Khentei Range

The Khentei Range (Russian: Хэнтэй) is a mountain range in the Transbaikal Region (Zabaykalsky Krai) of Siberia, Russia.[1]

Khentei Range
Sokhondo Nature Reserve.jpg
Glacial lake in the Khentei Range
Highest point
PeakGolets Sokhondo
Elevation2,500 m (8,200 ft)
Length150 km (93 mi) NE/SW
Width55 km (34 mi) SE/NW
Khentei Range is located in Zabaykalsky Krai
Khentei Range
Location in the Transbaikal region
KraiZabaykalsky Krai
Range coordinates50°0′N 111°15′E / 50.000°N 111.250°E / 50.000; 111.250Coordinates: 50°0′N 111°15′E / 50.000°N 111.250°E / 50.000; 111.250
Parent rangeKhentei-Daur Highlands
Age of rockPaleozoic and Jurassic

The range is part of the Trans-Baikal conifer forests ecoregion. The Sokhondo Nature Reserve is located in the area of the range.[2]


The Khentei Range is part of the Khentei-Daur Highlands, South Siberian System. It rises on the right bank of the upper course of the Ingoda River and stretches roughly northeastwards for over 150 kilometers (93 mi) until the source of the Bylir River, where it joins with the Stanovik Range. The maximum width of the range is 55 kilometers (34 mi). Its southern spurs connect with the Onon-Baldzhin Range and in the west with the Pereval Range.[3]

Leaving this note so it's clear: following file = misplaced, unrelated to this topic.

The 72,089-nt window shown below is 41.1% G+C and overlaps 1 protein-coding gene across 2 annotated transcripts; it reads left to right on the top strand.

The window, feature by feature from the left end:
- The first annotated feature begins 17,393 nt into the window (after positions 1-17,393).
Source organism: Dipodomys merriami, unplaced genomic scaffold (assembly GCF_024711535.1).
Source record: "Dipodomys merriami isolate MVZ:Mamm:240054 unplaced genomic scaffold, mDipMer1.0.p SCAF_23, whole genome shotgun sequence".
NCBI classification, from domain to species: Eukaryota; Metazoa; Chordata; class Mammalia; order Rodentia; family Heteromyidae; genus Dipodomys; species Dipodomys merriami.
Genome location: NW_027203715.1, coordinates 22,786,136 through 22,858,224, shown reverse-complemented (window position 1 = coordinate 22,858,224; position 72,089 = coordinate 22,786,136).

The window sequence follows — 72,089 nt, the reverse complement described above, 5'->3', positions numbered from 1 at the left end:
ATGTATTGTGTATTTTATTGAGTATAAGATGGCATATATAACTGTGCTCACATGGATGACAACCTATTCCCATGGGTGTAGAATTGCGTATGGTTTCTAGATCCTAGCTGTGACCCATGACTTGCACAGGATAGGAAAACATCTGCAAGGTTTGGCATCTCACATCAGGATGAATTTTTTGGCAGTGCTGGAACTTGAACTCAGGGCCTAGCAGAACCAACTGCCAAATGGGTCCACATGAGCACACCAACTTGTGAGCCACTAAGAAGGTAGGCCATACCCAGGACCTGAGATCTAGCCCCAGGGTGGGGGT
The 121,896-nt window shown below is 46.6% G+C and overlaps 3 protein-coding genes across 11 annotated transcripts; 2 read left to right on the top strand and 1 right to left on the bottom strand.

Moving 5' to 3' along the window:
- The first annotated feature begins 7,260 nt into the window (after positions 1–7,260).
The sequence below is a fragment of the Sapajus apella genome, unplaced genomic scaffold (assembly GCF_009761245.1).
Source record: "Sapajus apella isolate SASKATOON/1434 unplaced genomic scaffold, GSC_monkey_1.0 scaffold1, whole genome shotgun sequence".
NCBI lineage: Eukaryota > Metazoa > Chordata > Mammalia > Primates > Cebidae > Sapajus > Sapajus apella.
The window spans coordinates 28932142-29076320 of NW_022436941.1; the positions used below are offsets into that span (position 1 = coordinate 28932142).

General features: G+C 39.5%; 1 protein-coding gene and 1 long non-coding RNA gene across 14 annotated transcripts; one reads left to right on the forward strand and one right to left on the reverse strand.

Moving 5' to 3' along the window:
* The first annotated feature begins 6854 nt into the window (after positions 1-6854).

The predominant summits of the Khentei Range reach between 2,000 meters (6,600 ft) and 2,200 meters (7,200 ft). The highest point is 2,500 meters (8,200 ft) high Mount Golets Sokhondo, a ‘’golets’’-type of mountain with a bald peak. Other important peaks are Buryktyn-Yang (2,244 meters (7,362 ft)) and Uluri Golets (2,161 meters (7,090 ft)). The relief is marked by a strong degree of horizontal and vertical dissection with numerous faults. Scree slopes and cliffs are common throughout the range. In some places there are traces of Pleistocene glaciation and lakes of glacial origin.[2]


The slopes of the range are covered with mountain taiga and pre-Alpine forest. The higher elevations have dwarf cedar shrub and are often crowned by "golets" type bare and largely rocky summits.[1]

See alsoEdit


  1. ^ a b "Хэнтэй, хребет" [Khentei Range] (in Russian). Энциклопедия Забайкалья. Retrieved 4 February 2020.
  2. ^ a b "Sokhondinskiy Biosphere Reserve". UNESCO. Retrieved 4 February 2020.
  3. ^ Google Earth